3) Kabana (Northern Quarter, Indian)
4) Red and Hot (Chinatown, Chinese)
5) Cebu Cafe (Northern Quarter, Filipino) - it's closed down, apparently.
6) Habesha (Gay Village, Ethiopian)
7) Seoul Kimchi (Upper Brook St, Korean)
8) Baekdu (Northern Quarter, Korean)
9) Hunters BBQ (Northern Quarter, Indian)
10) Koffee Pot (Northern Quarter, British)
11) Sindhoor (Burnage, South Indian)
12) Choupan (Cheetham Hill, Iranian)
13) EatGoody (Universities area, Korean)
14) Helen Bakery (Levenshulme, Pakistani)
15) Lahori Dera (Longsight, Pakistani)
16) Afghan Cuisine (Rushholme, Afghani)

Ho's Bakery

Address:  44-46 Faulkner St, Manchester, M1 4FH

Tel.:  0161 236 8335

Roast Pork Bun:  £1.20
Char Siu King Bun:  £1.30
Three mini buns for £1.20

Ho's is a Chinatown institution.  Up a short and grubby flight of stairs, the roomy bakery serves a variety of sweet and savoury, Chinese and Western cakes, buns, dumplings and pastries, with soups and soft drinks also available.

A helpful sign taped to one of the pillars explains why their prices have risen fairly dramatically (although they remain on a par with Wong Wong, Manchester's other Chinese bakery) in recent times - a combination of worldwide food shortages and increasing millers' costs has resulted in more expensive ingredients with the cost being passed onto the customer. 

I, for one, am still willing to pay £1.20 for a roast pork bun, or between 50-80p for a sweet pastry or dumpling.  The pork buns and redbean dumplings, especially, are worth the cost.  Roast pork and onions in a thick, but not cloying, red sauce enveloped by a densely fluffy white bun makes a tasty lunch for those who venture up the steps.  Similarly, the glutinous bite of the sesame-encrusted dumplings filled with a creamy red bean are always top of my list when I visit.  Other favourites are the custard tarts, honey buns, curry buns, and melon pastries, all of which are handed over by the cheerful staff.  The soups, while hot and satisfying, are often overstuffed with peas and contain enough MSG to make you guzzle water until bedtime.  But as every Chinese cafe and restaurant heaps on the MSG like it's going out of fashion, it's hard to hold this against Ho's.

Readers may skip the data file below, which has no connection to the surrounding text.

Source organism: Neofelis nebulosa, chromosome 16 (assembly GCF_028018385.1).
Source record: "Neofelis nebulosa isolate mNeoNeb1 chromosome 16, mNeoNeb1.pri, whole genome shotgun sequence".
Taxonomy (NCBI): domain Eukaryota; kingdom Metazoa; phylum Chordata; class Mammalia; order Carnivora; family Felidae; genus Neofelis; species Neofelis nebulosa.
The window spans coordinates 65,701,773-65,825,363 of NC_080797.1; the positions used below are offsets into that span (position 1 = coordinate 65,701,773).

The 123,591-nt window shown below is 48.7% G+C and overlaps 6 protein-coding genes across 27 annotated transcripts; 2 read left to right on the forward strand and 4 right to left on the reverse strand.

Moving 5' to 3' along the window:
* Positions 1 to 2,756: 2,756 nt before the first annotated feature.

Saturday, 2 October 2010

Bread and Butter

Address: Tib Street, Manchester M4 1LG

Carrot Cake Cupcake: £1.50 ish
Guinness Cake: £1.50 ish
Diet Coke: £1 ish
Latte: £1.80
Panini: £4.20 in or £3.20 out

After Teacup had snaffled a good portion of our change, my friend Jess and I went on a hunt for cake that we could afford.  I'd heard of a café on Tib Street, near Rags to Bitches and with low expectations we hunted it down.  Immediately recognisable from its pink frontage, Bread and Butter looks like yet another tweeshop appealing to the middle-class indie set.  If you go inside and ignore the hipster clientèle, you'll be in for a reasonably price but unreasonably delicious treat.